This review may contain spoilers. I can handle the truth.
Kevin Films’s review published on Letterboxd:
This review may contain spoilers.
This might be my longest review I've ever written. Not that the bar of writing it is high, but because while I've had movies I absolutely adore, I'm not always hugely vocal about them. Sound of Metal is the first movie where I feel sort of obligated to write something for a movie. You should know one thing before you head into this movie, that it ain't a drummer movie.
As some of you might know, I'm a HOH (Hard of Hearing) person. I actually don't say that sentence often. The only times people really ask after it is when kids ask me what I got in my ear or when I find myself in a situation where explaining it is necessary (in class, etc). Before I go explaining why I don't say that often, that is another side street we'll turn into later.
I got hearing problems when I was two years old. Everyone in kindergarten went to the teacher when she yelled all of us together, but I kept on playing with the toys. After that I then got 2 hearing aids. A few years or 4 go by and I now only have one hearing aid in my right ear. Funny thing is, it is hard to recall I ever could hear from my left side. Since then there's only been a slight decline in my right ear, but nothing too drastic in that way.
There have been moments where hearing loss just absolutely S U C K S. I've never gone to parties (except graduation, but I was far from those loud music boxes), I've never gone to concerts and in the movie they nail it how huge crowds are an absolute despicable place for HOH people. It might be the reason why I'm perhaps not the most social guy when I go outside. The movie depicts this (scarely) very accurate sometimes.
Being HOH does have it advantages sometimes. Joe (played EXCELLENTLY by Paul Raci) gives his peace with being deaf. Ruben (played equally great by Riz Ahmed) encounters, in some dark humour ways, some other advantages. I've even used my HOH a couple of times to get out of test on school. Then there is another problem people around me have all the time, but I've never had a problem with it. (I'll let you guess what it is)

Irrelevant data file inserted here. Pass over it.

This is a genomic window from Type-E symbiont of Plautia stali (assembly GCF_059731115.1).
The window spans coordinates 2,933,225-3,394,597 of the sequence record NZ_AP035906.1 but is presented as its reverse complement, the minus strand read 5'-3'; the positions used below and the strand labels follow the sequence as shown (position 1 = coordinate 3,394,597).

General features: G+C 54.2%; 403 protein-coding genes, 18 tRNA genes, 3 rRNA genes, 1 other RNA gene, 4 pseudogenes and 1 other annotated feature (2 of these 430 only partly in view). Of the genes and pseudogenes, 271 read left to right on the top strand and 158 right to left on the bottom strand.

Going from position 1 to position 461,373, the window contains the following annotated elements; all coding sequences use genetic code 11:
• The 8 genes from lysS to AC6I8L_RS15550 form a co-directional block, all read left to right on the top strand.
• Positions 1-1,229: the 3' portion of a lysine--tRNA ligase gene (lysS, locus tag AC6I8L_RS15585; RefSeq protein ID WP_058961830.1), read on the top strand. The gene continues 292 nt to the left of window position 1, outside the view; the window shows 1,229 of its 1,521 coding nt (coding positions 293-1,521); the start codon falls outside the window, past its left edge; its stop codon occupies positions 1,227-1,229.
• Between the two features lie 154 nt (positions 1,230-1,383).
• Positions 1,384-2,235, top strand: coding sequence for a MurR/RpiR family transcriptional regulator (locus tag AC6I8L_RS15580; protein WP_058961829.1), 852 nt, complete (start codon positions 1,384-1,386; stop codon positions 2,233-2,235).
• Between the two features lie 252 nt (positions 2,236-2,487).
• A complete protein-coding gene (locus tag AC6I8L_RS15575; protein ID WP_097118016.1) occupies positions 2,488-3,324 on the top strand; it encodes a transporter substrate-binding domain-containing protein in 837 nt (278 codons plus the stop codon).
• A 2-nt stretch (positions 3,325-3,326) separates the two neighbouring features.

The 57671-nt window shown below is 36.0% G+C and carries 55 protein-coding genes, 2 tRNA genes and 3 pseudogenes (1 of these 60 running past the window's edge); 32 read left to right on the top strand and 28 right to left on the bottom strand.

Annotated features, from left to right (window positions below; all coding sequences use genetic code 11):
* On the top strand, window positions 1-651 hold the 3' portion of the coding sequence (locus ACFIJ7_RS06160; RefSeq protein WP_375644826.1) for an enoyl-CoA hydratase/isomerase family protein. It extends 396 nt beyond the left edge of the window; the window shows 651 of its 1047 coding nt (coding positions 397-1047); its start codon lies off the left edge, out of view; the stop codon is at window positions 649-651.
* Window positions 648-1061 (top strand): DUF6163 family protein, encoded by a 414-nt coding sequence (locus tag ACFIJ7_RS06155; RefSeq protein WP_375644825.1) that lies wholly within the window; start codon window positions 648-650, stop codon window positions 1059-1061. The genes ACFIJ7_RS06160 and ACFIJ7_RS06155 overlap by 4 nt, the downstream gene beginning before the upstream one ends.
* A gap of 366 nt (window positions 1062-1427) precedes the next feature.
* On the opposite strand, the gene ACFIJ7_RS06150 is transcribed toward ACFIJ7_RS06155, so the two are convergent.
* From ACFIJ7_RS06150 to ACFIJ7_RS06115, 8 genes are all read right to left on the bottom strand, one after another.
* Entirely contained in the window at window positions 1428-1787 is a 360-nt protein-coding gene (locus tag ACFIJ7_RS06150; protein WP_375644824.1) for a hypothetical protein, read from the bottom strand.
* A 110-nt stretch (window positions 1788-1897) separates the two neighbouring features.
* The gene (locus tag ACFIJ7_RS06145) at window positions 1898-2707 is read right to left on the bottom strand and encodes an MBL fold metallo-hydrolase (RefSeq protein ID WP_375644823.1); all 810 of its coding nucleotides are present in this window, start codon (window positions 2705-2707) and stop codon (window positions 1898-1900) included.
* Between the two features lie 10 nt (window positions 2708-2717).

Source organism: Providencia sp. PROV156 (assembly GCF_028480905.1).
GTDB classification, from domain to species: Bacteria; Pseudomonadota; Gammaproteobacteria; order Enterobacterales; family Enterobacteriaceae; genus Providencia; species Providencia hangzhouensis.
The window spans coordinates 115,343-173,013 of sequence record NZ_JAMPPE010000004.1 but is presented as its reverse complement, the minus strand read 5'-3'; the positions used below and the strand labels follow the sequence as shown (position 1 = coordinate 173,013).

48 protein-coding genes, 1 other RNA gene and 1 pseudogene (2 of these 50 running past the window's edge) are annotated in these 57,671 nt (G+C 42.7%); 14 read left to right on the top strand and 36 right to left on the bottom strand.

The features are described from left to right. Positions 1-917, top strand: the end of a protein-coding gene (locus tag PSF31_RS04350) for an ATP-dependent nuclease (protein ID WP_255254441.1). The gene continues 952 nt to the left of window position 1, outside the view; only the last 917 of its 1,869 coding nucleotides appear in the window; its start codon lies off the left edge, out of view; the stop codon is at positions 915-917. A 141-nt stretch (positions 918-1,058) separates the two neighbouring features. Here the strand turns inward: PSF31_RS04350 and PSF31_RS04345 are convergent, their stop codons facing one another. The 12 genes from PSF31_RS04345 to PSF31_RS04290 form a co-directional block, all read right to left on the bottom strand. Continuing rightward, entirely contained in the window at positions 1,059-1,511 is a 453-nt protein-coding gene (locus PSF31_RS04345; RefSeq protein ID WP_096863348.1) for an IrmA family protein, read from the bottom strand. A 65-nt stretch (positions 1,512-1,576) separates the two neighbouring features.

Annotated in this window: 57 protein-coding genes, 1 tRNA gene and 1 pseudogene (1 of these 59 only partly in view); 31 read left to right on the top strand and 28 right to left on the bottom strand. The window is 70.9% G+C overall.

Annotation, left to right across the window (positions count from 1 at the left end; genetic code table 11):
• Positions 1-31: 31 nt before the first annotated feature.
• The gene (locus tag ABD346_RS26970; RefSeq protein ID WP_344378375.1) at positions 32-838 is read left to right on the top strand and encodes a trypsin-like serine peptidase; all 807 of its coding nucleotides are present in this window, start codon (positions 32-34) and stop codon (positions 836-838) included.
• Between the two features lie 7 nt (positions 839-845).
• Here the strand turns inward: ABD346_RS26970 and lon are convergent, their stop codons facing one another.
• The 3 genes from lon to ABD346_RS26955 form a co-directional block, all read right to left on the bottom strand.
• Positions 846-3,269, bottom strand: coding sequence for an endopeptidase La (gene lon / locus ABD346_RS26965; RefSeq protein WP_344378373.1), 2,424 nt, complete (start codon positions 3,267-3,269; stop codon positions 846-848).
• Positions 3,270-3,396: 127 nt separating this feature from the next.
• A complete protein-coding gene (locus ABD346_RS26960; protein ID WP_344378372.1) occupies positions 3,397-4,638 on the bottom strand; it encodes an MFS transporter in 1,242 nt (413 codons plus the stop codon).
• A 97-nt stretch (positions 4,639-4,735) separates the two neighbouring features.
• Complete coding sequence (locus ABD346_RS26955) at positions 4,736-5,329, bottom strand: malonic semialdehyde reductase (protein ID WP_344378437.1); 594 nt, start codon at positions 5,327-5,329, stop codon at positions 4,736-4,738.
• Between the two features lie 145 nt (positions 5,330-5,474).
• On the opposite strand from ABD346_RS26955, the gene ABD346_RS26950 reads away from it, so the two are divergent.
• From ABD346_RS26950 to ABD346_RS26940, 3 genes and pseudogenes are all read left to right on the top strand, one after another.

*I'll now dive deeper into the movie, so SPOILER territory warning here*
The movie legit haunted me sometimes. When Ruben starts experiencing some ringing (which I've seldom had) he finds help. Shortly after he is sitting in a booth opposite an audiologist reading words to him. I cannot tell you how many times I've done that test. Would I had a better memory and actually remember all the words of it, I'd ace it every single time.
Ruben is sitting in the booth, the words just fly by him simply 'cause he can't hear them. That moment easily thriumps over about 95% of all jumpscares in horror movies for me. It might just once be a damn possibility I'm gonna be sitting in that same spot and it terrifies me.
The whole movie, Ruben feels vulnerable. I know that exact feeling. Should Ruben accept his fate, or cling on to the hearing world, where perhaps more possibilities are there for him? (Again Spoiler alert) In general Ruben has chosen the 2nd option. So have I.
That said, the fact that the writers and the director showed deafness through a warm loving deaf community is on point. I've been to HOH/deaf kids trips when I was younger. 2 years ago I've gone to a deaf basic school to film a doc short. It's not because people lack one of the five senses, they have lost a complete part of themselves. Deaf people fill that hole, with a lot of efficiency, tremendously well. The only thing I can do is admire them for it and so should you.
This might be an advise not many people might like, but I would suggest watching this movie with HOH subtitles, as I always do. The sound of being in a car, a fly buzzing by, the leaves rustling through the wind. Those are sounds we take often for granted.
Therefore the subtitles combined with the sound design might give you an idea of the average sound HOH people experience. Sounds in this movie are dim, overlap, are distorted, pitches are high or distinct and it's all done beautifully. Me personally don't have distortion that bad as Ruben, but who knows one day?
I once again, and for the last time, want to highlight Riz Ahmed and Paul Raci for their performances. Whenever they're in scenes together I just want to join in and learn from them. I don't like to talk Oscars instantly, but both of them should absolutely be awarded with nominations at the least.
The whole film's crew done an excellent job that have made me absolutely emotional and I want to give them a big thanks for it. You have created something I will without a doubt show many people and rewatch the movie myself over the next couple of years, perhaps decades. I salute you once more.